"Waiter, there's a frog in my salad!" – not the start of a joke, but the cry which may have gone out when a woman eating at a branch of Nando's in Manchester unfortunately found a decomposed frog at the bottom of her salad.
For those operating in the food sector, both restaurants and food manufacturers, contamination of this sort is one of the risks they most fear.
In this case, Nando's did everything they could to rectify the issue:
- A sincere and immediate apology;
- The offer of a free meal; and
- A particularly clever move – the offer to take the customer to the supplier's factory so she could see how the salads were prepared.
In fact, the response worked very well, to the extent that the customer has made it clear that she does not blame Nando's in any way, and the fault clearly lay with the supplier, Salad to Go.
The actual financial cost either to Nando's or to Salad to Go is assumed to be small, overall. And while new procedures and further checks may require to be set up in the production process, even if this had been a wider problem requiring product recall, most producers would be insured for this risk.
But, what they cannot insure against is the risk of bad publicity and its effect on goodwill.
And the added risk, is that it is not known when this bad publicity might strike. Surprisingly, in this day of social media and instant news, the incident happened over six months ago, but suddenly has made the headlines on news websites and national newspapers. Not ideal in the lead up to Christmas and what might be one of the busiest times for restaurants.
It serves as a timely reminder to all those involved in the food chain of the need for constant and high levels of quality checks.
Waiter, there’s a snail in my drink! How Scotland led the way on consumer compensation
Given Scotland's great reputation for hospitality and the quality of its food produce, it is an interesting (well, to some of us) aside that Scotland actually led the way in establishing the rights of consumers in this field.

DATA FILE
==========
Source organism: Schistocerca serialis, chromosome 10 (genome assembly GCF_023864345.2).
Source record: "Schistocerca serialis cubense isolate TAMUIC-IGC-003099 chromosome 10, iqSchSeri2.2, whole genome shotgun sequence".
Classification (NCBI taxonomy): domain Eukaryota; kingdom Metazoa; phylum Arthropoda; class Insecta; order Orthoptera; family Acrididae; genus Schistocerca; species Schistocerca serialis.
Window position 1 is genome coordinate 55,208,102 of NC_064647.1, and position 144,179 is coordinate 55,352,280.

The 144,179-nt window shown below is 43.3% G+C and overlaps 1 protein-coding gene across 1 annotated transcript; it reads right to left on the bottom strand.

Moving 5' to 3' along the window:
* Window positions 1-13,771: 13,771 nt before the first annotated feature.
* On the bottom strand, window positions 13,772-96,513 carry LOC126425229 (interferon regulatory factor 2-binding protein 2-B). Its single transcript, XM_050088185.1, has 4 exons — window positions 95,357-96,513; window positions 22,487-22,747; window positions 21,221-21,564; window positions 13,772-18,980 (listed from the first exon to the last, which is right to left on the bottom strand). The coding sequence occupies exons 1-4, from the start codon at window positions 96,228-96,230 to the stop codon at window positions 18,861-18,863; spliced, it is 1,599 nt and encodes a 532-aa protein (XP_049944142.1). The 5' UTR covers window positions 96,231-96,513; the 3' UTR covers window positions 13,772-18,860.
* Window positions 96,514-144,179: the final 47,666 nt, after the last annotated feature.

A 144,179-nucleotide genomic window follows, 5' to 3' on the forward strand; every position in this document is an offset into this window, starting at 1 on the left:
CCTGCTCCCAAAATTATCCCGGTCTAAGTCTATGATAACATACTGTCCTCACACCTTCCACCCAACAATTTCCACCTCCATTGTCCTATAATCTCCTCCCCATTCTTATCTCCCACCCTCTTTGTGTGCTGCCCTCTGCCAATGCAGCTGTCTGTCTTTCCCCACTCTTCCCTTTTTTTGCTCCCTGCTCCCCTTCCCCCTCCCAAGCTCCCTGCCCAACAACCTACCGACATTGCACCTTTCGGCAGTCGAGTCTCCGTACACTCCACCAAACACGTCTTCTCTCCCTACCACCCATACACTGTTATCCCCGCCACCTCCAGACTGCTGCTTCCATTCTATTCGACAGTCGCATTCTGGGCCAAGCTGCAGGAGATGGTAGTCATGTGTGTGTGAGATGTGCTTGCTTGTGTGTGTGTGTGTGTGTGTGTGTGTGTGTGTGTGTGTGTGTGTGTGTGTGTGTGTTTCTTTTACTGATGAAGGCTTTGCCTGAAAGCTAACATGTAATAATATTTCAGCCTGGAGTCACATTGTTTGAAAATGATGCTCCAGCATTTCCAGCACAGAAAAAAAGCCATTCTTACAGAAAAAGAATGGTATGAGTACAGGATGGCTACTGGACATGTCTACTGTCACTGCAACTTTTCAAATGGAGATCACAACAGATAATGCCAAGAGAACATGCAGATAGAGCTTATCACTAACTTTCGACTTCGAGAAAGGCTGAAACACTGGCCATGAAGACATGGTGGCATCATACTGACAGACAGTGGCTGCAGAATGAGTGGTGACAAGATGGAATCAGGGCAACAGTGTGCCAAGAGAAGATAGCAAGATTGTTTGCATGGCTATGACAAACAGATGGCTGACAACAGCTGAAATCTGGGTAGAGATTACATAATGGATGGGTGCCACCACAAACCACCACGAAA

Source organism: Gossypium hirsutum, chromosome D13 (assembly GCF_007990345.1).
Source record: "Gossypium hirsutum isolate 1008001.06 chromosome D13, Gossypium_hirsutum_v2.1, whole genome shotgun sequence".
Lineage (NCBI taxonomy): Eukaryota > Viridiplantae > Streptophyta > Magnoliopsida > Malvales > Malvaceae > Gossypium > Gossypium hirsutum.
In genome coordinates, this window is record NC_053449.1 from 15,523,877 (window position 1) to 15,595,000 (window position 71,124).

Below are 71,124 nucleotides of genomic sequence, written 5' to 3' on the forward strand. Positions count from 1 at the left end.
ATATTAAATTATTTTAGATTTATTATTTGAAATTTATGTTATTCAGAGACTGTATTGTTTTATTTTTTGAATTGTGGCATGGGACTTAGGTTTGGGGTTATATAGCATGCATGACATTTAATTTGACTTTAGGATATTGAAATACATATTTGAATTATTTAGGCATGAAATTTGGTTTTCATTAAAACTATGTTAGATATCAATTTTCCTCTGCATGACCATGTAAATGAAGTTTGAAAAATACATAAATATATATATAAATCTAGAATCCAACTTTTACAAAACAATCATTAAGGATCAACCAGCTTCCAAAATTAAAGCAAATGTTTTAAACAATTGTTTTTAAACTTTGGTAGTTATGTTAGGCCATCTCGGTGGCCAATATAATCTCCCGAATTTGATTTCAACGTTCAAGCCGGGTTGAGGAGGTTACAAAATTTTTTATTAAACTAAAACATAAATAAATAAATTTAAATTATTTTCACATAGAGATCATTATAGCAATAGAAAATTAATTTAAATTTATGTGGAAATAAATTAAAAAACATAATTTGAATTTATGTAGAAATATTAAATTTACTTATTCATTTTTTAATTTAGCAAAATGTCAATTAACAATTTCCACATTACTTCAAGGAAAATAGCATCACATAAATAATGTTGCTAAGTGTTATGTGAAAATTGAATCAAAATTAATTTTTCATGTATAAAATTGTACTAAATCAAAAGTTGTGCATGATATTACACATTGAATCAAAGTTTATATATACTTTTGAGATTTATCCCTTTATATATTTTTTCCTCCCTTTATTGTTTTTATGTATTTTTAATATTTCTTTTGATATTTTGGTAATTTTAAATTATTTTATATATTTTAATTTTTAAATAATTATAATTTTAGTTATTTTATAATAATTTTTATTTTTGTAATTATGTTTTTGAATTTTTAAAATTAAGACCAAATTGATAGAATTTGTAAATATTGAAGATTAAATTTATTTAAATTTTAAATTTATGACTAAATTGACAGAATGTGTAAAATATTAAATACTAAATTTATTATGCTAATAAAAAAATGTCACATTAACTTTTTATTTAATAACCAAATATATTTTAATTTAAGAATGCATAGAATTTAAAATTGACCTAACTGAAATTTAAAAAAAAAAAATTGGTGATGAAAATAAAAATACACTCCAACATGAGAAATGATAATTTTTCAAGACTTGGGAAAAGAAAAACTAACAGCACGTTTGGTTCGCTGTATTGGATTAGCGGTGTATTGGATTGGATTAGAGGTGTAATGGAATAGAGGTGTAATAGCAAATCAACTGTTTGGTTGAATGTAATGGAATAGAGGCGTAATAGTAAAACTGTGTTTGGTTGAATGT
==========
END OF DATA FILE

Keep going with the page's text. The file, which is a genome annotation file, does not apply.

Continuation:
The first ruling in the UK to decide that a consumer was entitled to compensation in such circumstances was made in the, to lawyers, famous case of Donoghue v Stevenson, where Miss Donoghue, having been served a bottle of ginger beer in a café, found a snail inside it.
The court decision established that a duty of care existed between a producer and an end consumer, even though there was no direct contract between them and, even in this case, where it was pointed out that Miss Donoghue had her bill paid by her companion, so had not even bought the bottle of ginger beer. After many years, and finally reaching the House of Lords, the decision was made that a duty of care did exist and compensation should be paid.
Over 80 years later, the same issues can still arise, but the danger for producers now is the immediate and far-reaching publicity which can be generated from social media and other platforms, however small the financial cost.
Despite the well-known punch line, not everyone will want a fly in their soup!
Get in touch
Scott Kerr is head of Harper Macleod's Food and Drink Group. If you wish to discuss how this might affect your business, and the steps you can take not only to comply but to actively police such activity in your supply chain, please contact us.